We relocated to Tāyst for drinks and dessert; Tāyst is a restaurant with similar goals to those of FARMBloomington, but I’d say with significantly less of a gimmick quotient and without the self-consciousness. They have a terrific bartender, and wonderful desserts — next time we’ll actually try a meal.

Sunday was something of a demonstration that there are no accidents; we had loaded up the car before going to Holy Trinity and intended to just hit the road after Liturgy. Halfway through Liturgy I realized we had forgotten our large bag of Maggiano’s leftovers at the bed and breakfast, which necessitated a return trip to get them. It being 1pm or 

so by this point, we needed to eat something as well; being right in the neighborhood, we decided to return to the Pancake Pantry. While in line, we were chatting about the morning at Holy Trinity, when the two gentlemen, clearly a father and son, turned around to us and said, “Orthodox Christians?” Turned out the son was also Orthodox. We ended up eating breakfast with them and having an awful lot to talk about; it doesn’t seem impossible that we could have met somehow one way or the other — it is a small world when one is Orthodox, after all — but given attendance at different parishes that morning, it was one of things where the odds of running into each other randomly were infinitesimal. Had we not forgotten the food at the bed and breakfast, we would have had no reason to return to that part of town, and it certainly wouldn’t have occurred to us to go the Pancake Pantry again. As I said, there are no accidents, we know some of the same people (although not the ones I would have expected) and hopefully we’ll keep in touch. He’s going to be attending Cambridge University (yes, that Cambridge) next fall for the Institute for Orthodox Christian Studies, and I’ll be very interested to hear about his work.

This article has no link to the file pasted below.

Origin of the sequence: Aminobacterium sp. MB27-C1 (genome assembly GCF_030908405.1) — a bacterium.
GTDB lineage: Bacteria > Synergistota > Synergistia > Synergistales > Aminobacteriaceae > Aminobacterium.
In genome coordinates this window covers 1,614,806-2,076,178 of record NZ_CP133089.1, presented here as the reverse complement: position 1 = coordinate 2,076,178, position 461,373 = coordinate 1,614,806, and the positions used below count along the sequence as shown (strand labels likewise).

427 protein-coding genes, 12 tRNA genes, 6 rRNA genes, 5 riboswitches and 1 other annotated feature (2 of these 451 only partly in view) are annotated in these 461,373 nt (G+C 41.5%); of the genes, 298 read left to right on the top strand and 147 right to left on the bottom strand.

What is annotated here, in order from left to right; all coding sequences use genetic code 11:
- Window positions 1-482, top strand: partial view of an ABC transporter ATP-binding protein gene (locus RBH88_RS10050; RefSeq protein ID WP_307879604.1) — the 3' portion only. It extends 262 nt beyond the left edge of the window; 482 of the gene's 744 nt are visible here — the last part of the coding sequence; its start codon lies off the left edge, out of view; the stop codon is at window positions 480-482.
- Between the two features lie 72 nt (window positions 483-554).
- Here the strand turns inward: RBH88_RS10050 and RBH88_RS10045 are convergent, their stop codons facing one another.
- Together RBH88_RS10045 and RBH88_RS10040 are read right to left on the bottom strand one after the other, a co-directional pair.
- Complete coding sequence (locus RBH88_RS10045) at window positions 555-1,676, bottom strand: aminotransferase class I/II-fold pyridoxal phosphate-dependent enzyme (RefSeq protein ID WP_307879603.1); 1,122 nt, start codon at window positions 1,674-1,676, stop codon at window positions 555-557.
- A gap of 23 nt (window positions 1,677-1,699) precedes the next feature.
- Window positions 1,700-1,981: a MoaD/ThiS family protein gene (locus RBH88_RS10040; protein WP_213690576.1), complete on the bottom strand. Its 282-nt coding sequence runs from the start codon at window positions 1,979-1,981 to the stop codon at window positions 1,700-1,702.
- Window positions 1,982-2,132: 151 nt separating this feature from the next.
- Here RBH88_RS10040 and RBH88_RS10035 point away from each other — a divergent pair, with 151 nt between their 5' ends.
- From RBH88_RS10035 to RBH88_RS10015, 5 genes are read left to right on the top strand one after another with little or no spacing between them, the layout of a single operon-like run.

And with that, we were back on I-65 heading northbound. We had a ball in Nashville, we hope to go back at some point, and we were really happy with where we stayed and what we did. It was a much-need and much-appreciated getaway for us, and hopefully it won’t be another five and a half years before we get to do something like that again. I will say that I wasn’t thrilled to go back to work yesterday, but I also wasn’t exhausted from the vacation as I have often been on little whirlwind trips, so maybe we did something right in that regard.

Richard’s Twitter

adventures in writing alexander lingas all saints bloomington all saints orthodox church american orthodox architecture american orthodox music american orthodoxy Antiochian Archdiocese Antiochian Orthodox Christian Archdiocese of North America Antiochians books byzantine chant cappella romana chant church architecture ecclesiastical chant ethnomusicologists ethnomusicology fellowship of ss. alban and sergius Greece Greek greek food greekness hazards of church music international travel tips ioannis arvanitis joe mckamey john michael boyer kurt sander Latin liturgical adventures liturgical architecture liturgical music liturgical texts and translation liturgy liturgy and life lycourgos angelopoulos medieval byzantine chant Metropolitan PHILIP militant americanist orthodoxy modern byzantine architecture modern greek music music as iconography my kids will latin and greek when they're newborns my kids will learn latin and greek when they're newborns orthodox architecture orthodox architecture is bloody expensive Orthodox choir schools Orthodox Ecclesiology orthodox outreach orthodox travel pascha at the singing school Patriarchate of Antioch Patriarch IGNATIUS IV Patriarch of Antioch publishing random acts of chant richard barrett in greece richard toensing rod dreher sacred music st. vlads st john of damascus society Syriac the Bishop MARK fan club the convert dilemma the dark knight The Episcopacy The Episcopate the only good language is a dead language this american church life travel we need more american saints why do we need beautiful music in churches?

Blog Stats

  • 240,800 hits

Flickr Photos